Transactions Question

This issue was raised from the current blog post on transactions

  $dbConn = new mysqli("localhost", "test", "test", "test");

  $dbConn->query("START TRANSACTION;");

  $dbConn->query("UPDATE accounts SET amount = amount – 10 WHERE account_holder = 1;");

  $dbResults = $dbConn->query("SELECT amount FROM accounts WHERE account_holder = 1;");

  $arrResult = $dbResults->fetch_assoc();

  if ($arrResult['amount'] < 0) {
  } else {
    $dbConn->query("UPDATE accounts SET amount = amount + 10 WHERE account_holder = 2;");

This code simulates a hypothetical transfer from account 1 to account 2.

Why does this not work as expected? I would expect it to take 10 off the value for account 1, check if the balance is negative, if it is then roll back the transaction, if not then add the money to account 2 and commit.

What actually happens in this script (with an appropriate test database set up) is that account 2’s value increases by 10, but account 1’s value stays the same. Surely this is completely against the whole reason for using transactions?

Can you SELECT in the middle of a transaction? If not, how would you achieve this without data integrity issues?

at first i thought it might be due to autocommit which is on by default

but da manual says you can leave it on if you use START TRANSACTION with either COMMIT or ROLLBACK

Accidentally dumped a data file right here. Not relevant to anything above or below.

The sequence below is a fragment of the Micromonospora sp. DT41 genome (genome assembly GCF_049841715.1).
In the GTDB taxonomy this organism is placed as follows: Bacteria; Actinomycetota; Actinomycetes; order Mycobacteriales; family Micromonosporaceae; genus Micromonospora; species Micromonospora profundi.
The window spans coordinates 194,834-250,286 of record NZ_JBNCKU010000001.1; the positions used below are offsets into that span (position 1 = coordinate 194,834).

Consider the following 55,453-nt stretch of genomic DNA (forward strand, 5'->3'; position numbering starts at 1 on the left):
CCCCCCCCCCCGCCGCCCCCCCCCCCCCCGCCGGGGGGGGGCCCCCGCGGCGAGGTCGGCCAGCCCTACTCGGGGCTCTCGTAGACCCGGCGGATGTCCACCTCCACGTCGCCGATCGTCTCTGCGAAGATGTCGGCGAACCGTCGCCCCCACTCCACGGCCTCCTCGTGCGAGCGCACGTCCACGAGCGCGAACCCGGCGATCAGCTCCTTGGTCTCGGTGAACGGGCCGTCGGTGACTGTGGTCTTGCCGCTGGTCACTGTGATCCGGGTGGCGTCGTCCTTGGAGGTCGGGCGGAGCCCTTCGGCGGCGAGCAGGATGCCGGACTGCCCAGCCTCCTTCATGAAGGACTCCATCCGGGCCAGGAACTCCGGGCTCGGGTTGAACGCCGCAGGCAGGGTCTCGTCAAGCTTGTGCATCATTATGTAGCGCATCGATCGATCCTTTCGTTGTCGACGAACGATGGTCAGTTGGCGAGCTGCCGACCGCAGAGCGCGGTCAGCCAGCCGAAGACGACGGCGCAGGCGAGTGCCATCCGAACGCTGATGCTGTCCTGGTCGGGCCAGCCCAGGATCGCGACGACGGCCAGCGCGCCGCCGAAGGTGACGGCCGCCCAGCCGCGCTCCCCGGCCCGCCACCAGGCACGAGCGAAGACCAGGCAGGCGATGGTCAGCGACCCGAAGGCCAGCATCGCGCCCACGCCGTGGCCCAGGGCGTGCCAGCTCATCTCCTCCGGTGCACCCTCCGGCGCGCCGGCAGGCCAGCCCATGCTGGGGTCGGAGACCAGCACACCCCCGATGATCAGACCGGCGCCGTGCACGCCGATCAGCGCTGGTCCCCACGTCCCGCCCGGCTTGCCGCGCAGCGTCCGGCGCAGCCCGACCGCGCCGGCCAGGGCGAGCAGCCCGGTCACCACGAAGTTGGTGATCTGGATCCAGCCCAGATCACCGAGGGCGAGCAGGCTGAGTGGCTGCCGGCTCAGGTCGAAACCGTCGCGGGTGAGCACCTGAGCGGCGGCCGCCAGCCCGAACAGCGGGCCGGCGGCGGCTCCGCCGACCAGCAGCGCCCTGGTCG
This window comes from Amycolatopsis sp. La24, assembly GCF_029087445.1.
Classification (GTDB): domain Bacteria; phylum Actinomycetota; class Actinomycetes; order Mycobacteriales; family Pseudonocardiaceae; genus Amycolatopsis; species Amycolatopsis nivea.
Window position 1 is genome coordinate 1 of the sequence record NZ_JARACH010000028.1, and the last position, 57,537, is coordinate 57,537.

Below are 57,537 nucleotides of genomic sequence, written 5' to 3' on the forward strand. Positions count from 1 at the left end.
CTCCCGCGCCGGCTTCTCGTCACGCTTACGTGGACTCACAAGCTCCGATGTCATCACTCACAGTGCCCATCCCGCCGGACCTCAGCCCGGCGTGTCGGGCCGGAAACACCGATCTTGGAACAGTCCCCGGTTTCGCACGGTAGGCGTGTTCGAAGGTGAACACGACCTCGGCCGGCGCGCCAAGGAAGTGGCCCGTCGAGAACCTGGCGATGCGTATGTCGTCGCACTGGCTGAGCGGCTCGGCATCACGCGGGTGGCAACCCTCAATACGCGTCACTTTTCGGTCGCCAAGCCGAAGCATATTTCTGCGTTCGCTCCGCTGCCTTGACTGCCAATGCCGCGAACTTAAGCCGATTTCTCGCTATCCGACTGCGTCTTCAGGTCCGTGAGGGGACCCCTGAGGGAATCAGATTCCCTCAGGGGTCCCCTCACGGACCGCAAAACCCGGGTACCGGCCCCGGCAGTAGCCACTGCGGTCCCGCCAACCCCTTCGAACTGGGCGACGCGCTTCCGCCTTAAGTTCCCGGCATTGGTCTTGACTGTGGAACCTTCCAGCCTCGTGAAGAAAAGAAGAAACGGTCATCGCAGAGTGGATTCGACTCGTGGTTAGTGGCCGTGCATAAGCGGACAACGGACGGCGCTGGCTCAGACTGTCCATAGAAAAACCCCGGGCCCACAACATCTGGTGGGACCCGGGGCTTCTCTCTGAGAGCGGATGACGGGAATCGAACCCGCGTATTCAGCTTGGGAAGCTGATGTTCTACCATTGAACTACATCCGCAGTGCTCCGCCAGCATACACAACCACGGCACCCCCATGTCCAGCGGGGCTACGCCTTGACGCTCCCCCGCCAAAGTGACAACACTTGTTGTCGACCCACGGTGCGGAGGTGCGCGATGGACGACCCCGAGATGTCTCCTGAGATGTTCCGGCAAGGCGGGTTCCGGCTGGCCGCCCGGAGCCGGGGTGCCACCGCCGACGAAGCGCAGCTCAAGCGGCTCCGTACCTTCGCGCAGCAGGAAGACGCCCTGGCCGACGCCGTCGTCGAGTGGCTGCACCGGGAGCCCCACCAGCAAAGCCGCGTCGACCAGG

are you sure you were testing on innodb tables?


  `account_holder` int(11) NOT NULL,
  `amount` int(11) NOT NULL,
  PRIMARY KEY (`account_holder`)
) ENGINE=InnoDB DEFAULT CHARSET=utf8 COLLATE=utf8_unicode_ci;

is the table I was using to test on

Anyone have any ideas on where the error is here?

I found this issue intriguing so I took a look and tested it locally.

Your problem is that the minus (-) in the first query, is not an actual minus sign. But some other character looking the same.

I removed the minus in your code and entered a new one and the code worked at once.

Ah ok, interesting. I think it’s because I originally posted the code as a comment on a blog post on sitepoint, then copied and pasted into a php file and edited to make it work when the code I pasted got corrupted. Sitepoint must have converted it into a different type of hyphen.

Well spotted!

Well spotted TheRedDevil! I’d been a little concerned and was about to test it myself.

The SitePoint blogs are powered by WordPress which often converts characters to more readable alternatives. It’s a nasty bug to find though!

very well spotted :award: